The aim of this retrospective case-control study was to evaluate the influence of different occlusal characteristics and self-referred bruxism in the presence of noncarious cervical lesions (NCCLs).
The participants were 280 students (140 cases and 140 controls), with an average age of 24.5 years, from six schools of dentistry in Spain. Clinical examination was carried out to record the NCCLs and the static and dynamic occlusal characteristics. The side of mastication and bruxism was collected by questionnaire. Data variables were analyzed by means of univariate and multivariate logistic regression. Odds ratios and the respective 95% confidence intervals were calculated (p<0.05).
The presence of NCCLs was significantly more likely in subjects with protrusive interferences (odds ratio [OR]=1.82); with lateral interferences, especially on the nonworking side (OR= 1.77); or who were self-reported bruxists (OR=1.72). In the multivariate analysis, protrusive interferences, bruxism, age, and the presence of attrition were risk factors for the development of NCCLs. These factors resulted in a model with an area under the receiver-operating characteristic curve of 0.667 and a positive predictive value of 61.43%.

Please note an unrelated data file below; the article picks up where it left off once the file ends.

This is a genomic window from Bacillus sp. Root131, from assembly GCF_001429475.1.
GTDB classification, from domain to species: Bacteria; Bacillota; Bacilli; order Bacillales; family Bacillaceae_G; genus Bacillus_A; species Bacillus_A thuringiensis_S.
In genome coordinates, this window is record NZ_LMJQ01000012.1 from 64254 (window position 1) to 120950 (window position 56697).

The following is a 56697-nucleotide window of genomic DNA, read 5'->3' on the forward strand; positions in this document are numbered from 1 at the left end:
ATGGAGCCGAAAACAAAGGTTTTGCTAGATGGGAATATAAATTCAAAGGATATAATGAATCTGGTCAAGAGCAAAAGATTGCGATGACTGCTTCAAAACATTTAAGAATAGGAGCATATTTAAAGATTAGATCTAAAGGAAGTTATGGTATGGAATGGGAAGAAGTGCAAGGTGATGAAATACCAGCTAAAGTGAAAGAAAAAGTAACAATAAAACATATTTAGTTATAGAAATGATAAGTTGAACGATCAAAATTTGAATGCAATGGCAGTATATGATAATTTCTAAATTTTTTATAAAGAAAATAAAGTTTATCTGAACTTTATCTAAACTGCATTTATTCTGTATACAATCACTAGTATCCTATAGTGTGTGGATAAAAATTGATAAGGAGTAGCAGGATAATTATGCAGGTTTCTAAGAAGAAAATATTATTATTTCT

There was no significant relationship between most occlusal factors and the presence of NCCLs. Only bruxism, protrusive interferences, age, and occlusal wear were risk factors. The predictive model was not sufficiently explanatory. Occlusal factors alone do not appear to be sufficient to explain the presence of NCCLs.